Lessons from Khashoggi's screams

Dec 04, 2018, 05:42 IST | C Y Gopinath

Someone forwards you an audio clip of Jamal Ahmad Khashoggi screaming as his fingers were chopped. Would you listen?

Lessons from Khashoggi's screams
Jamal Ahmad Khashoggi was tortured and beheaded at the Saudi Embassy in Ankara, Turkey, and his body was hopped to pieces shortly afterwards and then dissolved

C Y Gopinath Three weeks ago, a friend of mine, an Indian living in Thailand, forwarded me an audio file. It contained, purportedly, the screams of journalist Jamal Ahmad Khashoggi as torturers cut his fingers off at the Saudi Embassy in Ankara, Turkey. Everyone knows the rest of the story: he was beheaded, and his body chopped to pieces shortly afterwards and then dissolved. The cold-blooded, savage assassination sent shock waves through the world as evidence from the Turkish government directly implicated Prince Mohammad bin Salman, the young, newly anointed ruler of Saudi Arabia, in the detailed planning and direction of the killing. So this audio arrives. You only have to touch that 'Play' triangle on your smartphone and you would start hearing the screams of a man being dismembered part by part while he was conscious.

Would you? A word to those who say no: the odds are heavily stacked against you. It is a well documented and researched fact that human beings have been endlessly entertained by torture, pain, agony, blood and brutality. Just as long as someone else was at the receiving end of it. The German language has a special word, schadenfreude, for pleasure derived from someone else's pain. The vast majority of people receiving an audio file of a man's screams while being chopped up will most likely instantly listen to it, and in the next instant, share it on Facebook. I reached out, too, to press Play — but I don't know what made me pull back. Perhaps a single question: why? Why should anyone need to listen to Jamal Khashoggi's screams, even if their curiosity made them itch to? What would be added to any person's life by listening to the sounds of someone else's pain?

Would listening to the heart-rending sounds of cruelty awake the amygdala in my brain and somehow make me more empathetic? Institutionalised officially-sanctioned public cruelty invariably involving gruesome bodily torture was normal until well into the 19th century in Western Europe, and resurgent more recently in the USA's Guantanamo and the terrorist caliphate of ISIS. Though the original purpose may have been cautionary — "This is what will happen if you don't follow our rules" — it has been its entertainment value that has kept pain and cruelty viral and thrilling in our societies. Brutal TV series like 24 show torture as the only way to extract vital information when the clock is ticking towards global annihilation.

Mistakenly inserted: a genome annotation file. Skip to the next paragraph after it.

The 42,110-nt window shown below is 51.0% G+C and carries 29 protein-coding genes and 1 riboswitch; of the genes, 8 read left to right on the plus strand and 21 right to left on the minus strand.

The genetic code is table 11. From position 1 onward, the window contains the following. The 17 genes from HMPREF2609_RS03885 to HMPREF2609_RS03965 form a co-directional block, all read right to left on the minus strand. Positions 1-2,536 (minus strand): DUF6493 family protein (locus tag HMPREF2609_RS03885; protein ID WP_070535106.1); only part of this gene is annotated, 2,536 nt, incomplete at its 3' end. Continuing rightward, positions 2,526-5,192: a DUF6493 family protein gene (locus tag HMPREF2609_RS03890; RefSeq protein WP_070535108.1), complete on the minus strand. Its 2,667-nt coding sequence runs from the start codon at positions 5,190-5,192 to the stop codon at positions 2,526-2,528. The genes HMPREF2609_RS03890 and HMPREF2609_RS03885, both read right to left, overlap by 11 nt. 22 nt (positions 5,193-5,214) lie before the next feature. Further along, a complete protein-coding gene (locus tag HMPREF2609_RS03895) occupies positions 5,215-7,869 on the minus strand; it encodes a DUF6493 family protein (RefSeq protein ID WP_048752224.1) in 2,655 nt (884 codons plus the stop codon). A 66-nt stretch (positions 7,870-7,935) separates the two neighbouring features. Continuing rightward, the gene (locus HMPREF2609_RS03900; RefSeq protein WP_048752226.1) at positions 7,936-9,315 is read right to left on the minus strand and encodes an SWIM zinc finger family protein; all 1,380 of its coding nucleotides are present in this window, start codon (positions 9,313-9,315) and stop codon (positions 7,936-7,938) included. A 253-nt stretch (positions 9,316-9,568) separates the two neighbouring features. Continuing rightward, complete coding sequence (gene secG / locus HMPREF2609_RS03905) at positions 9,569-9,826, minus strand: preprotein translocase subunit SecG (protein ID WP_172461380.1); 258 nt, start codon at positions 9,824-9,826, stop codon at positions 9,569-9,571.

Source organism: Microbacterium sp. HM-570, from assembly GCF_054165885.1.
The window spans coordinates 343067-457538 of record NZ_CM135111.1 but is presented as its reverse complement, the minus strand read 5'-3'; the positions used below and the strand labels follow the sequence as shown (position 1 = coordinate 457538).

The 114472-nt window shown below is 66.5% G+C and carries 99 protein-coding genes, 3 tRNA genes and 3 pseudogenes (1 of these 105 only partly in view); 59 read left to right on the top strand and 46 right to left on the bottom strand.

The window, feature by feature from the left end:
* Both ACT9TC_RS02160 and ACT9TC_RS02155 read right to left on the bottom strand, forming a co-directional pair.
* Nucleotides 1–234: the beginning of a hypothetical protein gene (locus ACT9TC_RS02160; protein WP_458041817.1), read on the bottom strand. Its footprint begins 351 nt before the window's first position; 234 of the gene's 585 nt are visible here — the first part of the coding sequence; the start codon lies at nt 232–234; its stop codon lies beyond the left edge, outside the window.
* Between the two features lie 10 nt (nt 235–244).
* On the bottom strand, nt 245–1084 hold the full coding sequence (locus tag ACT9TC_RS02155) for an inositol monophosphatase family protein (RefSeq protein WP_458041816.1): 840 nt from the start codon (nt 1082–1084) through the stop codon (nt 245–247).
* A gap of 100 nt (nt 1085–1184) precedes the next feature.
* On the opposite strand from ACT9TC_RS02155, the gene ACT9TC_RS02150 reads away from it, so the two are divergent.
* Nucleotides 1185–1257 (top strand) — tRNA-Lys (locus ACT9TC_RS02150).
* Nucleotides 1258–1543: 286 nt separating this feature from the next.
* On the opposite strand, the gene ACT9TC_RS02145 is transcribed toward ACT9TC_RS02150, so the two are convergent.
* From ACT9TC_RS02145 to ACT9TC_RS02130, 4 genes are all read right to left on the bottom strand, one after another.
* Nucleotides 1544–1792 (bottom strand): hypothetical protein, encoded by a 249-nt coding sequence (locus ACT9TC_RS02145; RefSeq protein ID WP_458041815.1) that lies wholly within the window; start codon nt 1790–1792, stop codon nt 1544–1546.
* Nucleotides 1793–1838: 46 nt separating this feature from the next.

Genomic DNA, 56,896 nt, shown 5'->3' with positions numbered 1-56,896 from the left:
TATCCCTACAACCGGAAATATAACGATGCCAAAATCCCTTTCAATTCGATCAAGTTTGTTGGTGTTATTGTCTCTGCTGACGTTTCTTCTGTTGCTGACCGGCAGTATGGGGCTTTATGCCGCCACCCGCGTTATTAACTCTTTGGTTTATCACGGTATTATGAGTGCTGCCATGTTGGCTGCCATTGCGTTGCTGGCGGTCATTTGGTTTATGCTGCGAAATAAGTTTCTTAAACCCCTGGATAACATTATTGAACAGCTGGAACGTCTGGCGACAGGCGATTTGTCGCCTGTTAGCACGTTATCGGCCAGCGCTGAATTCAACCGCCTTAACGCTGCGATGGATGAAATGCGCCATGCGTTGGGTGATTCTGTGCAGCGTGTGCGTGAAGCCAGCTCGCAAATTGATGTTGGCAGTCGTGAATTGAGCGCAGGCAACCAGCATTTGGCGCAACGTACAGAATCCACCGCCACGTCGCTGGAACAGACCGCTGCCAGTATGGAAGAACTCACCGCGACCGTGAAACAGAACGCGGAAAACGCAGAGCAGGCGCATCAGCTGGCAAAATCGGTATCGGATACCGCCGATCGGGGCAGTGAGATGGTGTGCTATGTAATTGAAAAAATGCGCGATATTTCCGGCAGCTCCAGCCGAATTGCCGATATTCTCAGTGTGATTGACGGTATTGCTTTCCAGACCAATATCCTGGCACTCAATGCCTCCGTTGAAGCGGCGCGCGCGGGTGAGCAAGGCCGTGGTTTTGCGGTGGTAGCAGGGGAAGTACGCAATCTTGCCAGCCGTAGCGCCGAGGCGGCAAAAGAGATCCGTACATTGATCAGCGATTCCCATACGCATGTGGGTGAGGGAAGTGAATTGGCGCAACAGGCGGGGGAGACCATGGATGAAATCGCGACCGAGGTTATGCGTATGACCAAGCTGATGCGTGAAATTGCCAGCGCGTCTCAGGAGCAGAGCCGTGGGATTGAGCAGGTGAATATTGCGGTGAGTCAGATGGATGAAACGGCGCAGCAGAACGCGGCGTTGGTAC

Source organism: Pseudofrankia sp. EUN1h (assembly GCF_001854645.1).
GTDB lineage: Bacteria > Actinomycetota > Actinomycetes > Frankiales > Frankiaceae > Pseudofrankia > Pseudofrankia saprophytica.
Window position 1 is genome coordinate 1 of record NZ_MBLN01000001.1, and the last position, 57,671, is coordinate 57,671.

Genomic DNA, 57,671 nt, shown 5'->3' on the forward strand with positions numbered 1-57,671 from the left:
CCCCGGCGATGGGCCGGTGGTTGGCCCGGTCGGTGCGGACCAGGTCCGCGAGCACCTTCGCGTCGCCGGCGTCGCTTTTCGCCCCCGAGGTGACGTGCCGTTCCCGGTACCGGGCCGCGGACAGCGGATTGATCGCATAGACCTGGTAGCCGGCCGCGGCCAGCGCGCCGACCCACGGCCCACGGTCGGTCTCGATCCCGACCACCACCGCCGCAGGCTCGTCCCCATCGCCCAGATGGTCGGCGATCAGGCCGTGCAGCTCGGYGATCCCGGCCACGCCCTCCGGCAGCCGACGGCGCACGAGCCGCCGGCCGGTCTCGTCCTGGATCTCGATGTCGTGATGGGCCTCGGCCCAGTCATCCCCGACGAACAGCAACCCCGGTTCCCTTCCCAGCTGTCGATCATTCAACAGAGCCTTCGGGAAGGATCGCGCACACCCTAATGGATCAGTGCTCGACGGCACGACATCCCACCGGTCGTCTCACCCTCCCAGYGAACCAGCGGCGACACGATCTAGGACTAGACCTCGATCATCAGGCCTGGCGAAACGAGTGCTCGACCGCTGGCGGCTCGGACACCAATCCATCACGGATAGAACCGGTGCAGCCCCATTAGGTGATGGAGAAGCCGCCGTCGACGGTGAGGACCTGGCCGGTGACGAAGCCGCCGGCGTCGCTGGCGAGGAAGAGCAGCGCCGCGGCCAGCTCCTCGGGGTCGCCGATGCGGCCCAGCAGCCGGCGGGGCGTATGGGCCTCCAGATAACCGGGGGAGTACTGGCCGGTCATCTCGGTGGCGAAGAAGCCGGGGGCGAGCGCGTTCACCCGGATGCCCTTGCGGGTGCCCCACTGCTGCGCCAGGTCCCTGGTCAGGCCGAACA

The naked truth is — even the kindest amongst us are riveted by cruelty, when it is towards someone else. Even more chilling are psychology experiments that show how much cruelty each of us is capable of inflicting, as long as we are assured that (a) the person being punished somehow deserves it; (b) that others are also doing it; and (c) that you won't go to jail for it. The most spine-curdling instances of cruelty in India have been linked with rape, often gang rape. I still remember my state of mind when I heard of Nirbhaya — livid at the savagery of five neanderthal juveniles towards a woman they did not know even a little; and morbid fascination and revulsion with the rape details as they emerged.

You shouldn't be surprised that in August last year, a Times of India investigation found a vast trove of rape videos freely available across Uttar Pradesh for less than R100 each. "Porn is out," a shopkeeper told the newspaper. "These crime videos are the rage." Social activist Sunitha Krishnan started the #ShameTheRapist campaign after stumbling upon several viral rape videos on WhatsApp and social media, leading to the Supreme Court taking up the issue suo moto. Witnesses of violence are victims too. Younger folks, lacking the self-soothing skills that come with adulthood, are specially vulnerable to negative influences and impulses arising from witnessing cruelty. Their brains carry mirror neurons which mimic the emotions and feelings they detect vicariously, making them feel real. There's no guarantee that a person listening to Khashoggi's screams would empathise with him; some might empathise with the killers.

Suddenly, extreme violence becomes acceptable and repeatable. I couldn't bring myself to listen to Khashoggi's screams. For three weeks, I struggled with fear of being frightened, disturbed, fascinated, shaken. I could see no practical value to seeing it or sharing it. But today, there was relief. My friend told me why he had forwarded that audio file — and finally I was able to listen to it. The sounds of Khashoggi's torture and death are not yet public or viral — and hopefully will never be. Khashoggi's scream was, fortunately, a parody. It consisted of a minute of a white-hot heavy metal guitar riff, with a long, sustained rock singer's scream. Extracted from Pink Floyd's song Careful with that axe, Eugene.

Here, viewed from there. C Y Gopinath, in Bangkok, throws unique light and shadows on Mumbai, the city that raised him. You can reach him at cygopi@gmail.com Send your feedback to mailbag@mid-day.com

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